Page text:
The House gets its first stab at the Senate’s oil tax package Friday.
The bill, which gets rid of a mechanism that raises the tax rate on oil as the price per barrel goes up, will be taken up in the resources committee. Co-chair Eric Feige, a Chickaloon Republican, says their goal with the bill is to bring Alaska’s oil tax rate down without undercutting states like Texas and North Dakota.
“I think our objective will be to place Alaska pretty close to the center of the competition, probably a little bit above the middle, if you will.”
The bill was first introduced by Gov. Sean Parnell, and the current version puts the base tax on oil at 35 percent while offsetting that with a $5 per barrel credit. But the governor’s original bill established a 25 percent flat tax. The difference between them comes to about $300 million in state revenue every year at forecast levels of production.
Feige offered support for the governor’s draft early in the session, calling it a “great starting point.” But he says that his committee is unlikely to bring the tax rate down to that level.
“Is it going to go all the way back to 25 percent? Probably not,” says Feige. “I don’t think there’s the support in the legislature to bring the base rate back down there. In the end, we’ve got to get get 21 votes in the House, keep 11 votes in the Senate. So we’ll proceed accordingly.”
The bill that moved out of the Senate on Wednesday got the minimum votes needed to pass, and key supporters have said that they don’t want the House to implement deeper cuts.
As the bill progresses through the House, one item that municipalities are expected to pay attention to is the treatment of the state’s community revenue sharing fund. That money is used to supplement city and borough operating budgets, and it comes as piece of the progressive tax feature the bill plans to wipe out.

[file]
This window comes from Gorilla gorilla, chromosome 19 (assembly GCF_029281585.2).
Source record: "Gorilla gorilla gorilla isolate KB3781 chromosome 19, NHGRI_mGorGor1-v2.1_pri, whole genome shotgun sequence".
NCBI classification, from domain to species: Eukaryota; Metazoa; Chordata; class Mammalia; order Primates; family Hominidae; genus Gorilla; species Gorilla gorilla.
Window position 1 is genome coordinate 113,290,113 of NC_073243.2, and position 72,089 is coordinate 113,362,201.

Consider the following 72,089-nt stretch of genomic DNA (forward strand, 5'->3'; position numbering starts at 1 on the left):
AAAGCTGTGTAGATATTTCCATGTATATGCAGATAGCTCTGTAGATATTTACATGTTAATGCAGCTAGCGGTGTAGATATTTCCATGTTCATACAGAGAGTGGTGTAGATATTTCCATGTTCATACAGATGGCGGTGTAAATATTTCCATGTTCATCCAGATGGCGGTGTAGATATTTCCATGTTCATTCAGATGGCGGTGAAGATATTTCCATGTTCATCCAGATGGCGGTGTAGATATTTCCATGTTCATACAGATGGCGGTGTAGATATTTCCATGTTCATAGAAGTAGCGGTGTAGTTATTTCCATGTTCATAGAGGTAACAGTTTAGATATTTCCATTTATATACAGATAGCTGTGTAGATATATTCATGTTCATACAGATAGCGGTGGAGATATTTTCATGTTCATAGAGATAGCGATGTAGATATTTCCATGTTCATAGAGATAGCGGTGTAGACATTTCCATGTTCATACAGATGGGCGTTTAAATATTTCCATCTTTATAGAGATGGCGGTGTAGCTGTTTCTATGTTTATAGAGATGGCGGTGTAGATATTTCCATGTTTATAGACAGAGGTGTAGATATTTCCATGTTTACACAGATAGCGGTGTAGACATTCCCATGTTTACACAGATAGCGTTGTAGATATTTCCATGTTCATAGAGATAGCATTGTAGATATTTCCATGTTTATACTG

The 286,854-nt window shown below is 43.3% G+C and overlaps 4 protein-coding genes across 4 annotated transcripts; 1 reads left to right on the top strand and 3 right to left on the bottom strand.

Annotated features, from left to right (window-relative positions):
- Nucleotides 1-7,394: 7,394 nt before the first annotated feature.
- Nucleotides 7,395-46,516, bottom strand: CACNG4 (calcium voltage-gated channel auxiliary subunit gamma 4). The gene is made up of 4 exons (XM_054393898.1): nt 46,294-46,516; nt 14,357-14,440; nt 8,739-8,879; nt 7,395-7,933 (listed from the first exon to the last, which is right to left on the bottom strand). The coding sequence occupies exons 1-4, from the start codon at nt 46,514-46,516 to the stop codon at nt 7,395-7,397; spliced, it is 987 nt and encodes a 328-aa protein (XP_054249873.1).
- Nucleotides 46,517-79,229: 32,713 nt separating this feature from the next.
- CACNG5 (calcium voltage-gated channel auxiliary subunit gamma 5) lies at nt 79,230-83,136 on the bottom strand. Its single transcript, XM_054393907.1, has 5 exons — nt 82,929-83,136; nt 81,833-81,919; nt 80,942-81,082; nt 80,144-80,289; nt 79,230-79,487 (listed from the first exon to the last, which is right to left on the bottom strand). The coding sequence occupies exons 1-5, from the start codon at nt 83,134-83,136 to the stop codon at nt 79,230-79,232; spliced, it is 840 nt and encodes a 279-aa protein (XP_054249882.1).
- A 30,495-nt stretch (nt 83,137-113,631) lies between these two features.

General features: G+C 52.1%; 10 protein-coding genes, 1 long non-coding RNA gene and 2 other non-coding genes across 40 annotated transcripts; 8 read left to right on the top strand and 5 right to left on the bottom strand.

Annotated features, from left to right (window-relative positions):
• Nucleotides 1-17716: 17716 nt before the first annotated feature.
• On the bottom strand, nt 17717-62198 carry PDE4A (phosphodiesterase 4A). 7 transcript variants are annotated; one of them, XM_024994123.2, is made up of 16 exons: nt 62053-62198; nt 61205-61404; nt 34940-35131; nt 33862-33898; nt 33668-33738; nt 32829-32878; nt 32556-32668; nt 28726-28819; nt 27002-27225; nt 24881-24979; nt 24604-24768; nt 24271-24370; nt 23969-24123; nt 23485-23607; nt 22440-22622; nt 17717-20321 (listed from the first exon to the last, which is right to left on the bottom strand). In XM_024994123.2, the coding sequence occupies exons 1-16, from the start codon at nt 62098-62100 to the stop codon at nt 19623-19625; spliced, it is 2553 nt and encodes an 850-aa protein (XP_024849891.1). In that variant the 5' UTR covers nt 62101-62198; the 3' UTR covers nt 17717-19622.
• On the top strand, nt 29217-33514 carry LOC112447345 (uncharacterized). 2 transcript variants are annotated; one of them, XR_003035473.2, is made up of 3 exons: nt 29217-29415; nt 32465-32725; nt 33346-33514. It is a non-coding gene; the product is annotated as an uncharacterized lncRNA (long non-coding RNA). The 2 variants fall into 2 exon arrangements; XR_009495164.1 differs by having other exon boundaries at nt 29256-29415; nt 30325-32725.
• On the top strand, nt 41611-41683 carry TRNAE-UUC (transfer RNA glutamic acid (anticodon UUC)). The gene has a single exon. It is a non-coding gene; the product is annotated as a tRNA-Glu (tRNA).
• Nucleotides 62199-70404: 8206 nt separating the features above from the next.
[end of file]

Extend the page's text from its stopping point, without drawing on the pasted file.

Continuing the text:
The new bill doesn’t tie any percentage of oil tax revenue to the fund. It just allows the legislature to appropriate money to the fund at their discretion. Feige says he doesn’t have a problem with that policy, and he describes it as an accounting change that shouldn’t affect the program.
“But do we need to specifically say that the source of that revenue sharing money is coming from a particular place in our revenue stream? No, it’s just going to come out of general fund,” says Feige. “So, I don’t see anything untoward with the way SB21 has addressed that.”
An amendment that would have applied more specific guidelines for replenishing the community revenue sharing fund failed narrowly in the Senate on Wednesday night.
The resources committee has hearings scheduled through all of next week. The plan is to take testimony from the major oil producers on Tuesday, followed by smaller companies on Wednesday, and then offer changes to the bill later in the week.
A bill reworking the state’s oil tax structure has cleared a major hurdle, passing the Senate late Wednesday night on an 11-9 vote. The package would effectively lower taxes on producers with the hope of getting more oil in the pipeline. But without firm commitments to ramp up production, opinion on the legislation was split almost down the middle.
If you had to tally the debate in numbers, a few would come to mind. Thirteen: The number of amendments offered. Forty: How many minutes the longest speech lasted. Six-billion: The number of dollars Alaska could forego in state revenue over the next five years if the bill passed. Ninety-thousand: The number of extra barrels that would need to be produced every day to offset that loss.
For hours, senators went back and forth on whether that could happen. Supporters of the bill characterized it as a necessary risk that would make the state more competitive.
”It’s time to act. Alaskans – Alaskans’ future needs to be secured,” Anchorage Republican Sen. Anna Fairclough said. “Our generation, the next generation depends on that.”
Other members of the majority caucus rolled out personal stories of Alaskans leaving for the promised lands of North Dakota and Texas, and they spoke of a need to pass a healthy economy on to their children.